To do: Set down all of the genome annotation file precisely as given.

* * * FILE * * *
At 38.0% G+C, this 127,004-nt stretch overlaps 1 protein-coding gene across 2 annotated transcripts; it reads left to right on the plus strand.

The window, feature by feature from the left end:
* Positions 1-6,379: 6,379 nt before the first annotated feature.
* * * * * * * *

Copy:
At 38.0% G+C, this 127,004-nt stretch overlaps 1 protein-coding gene across 2 annotated transcripts; it reads left to right on the plus strand.

The window, feature by feature from the left end:
* Positions 1-6,379: 6,379 nt before the first annotated feature.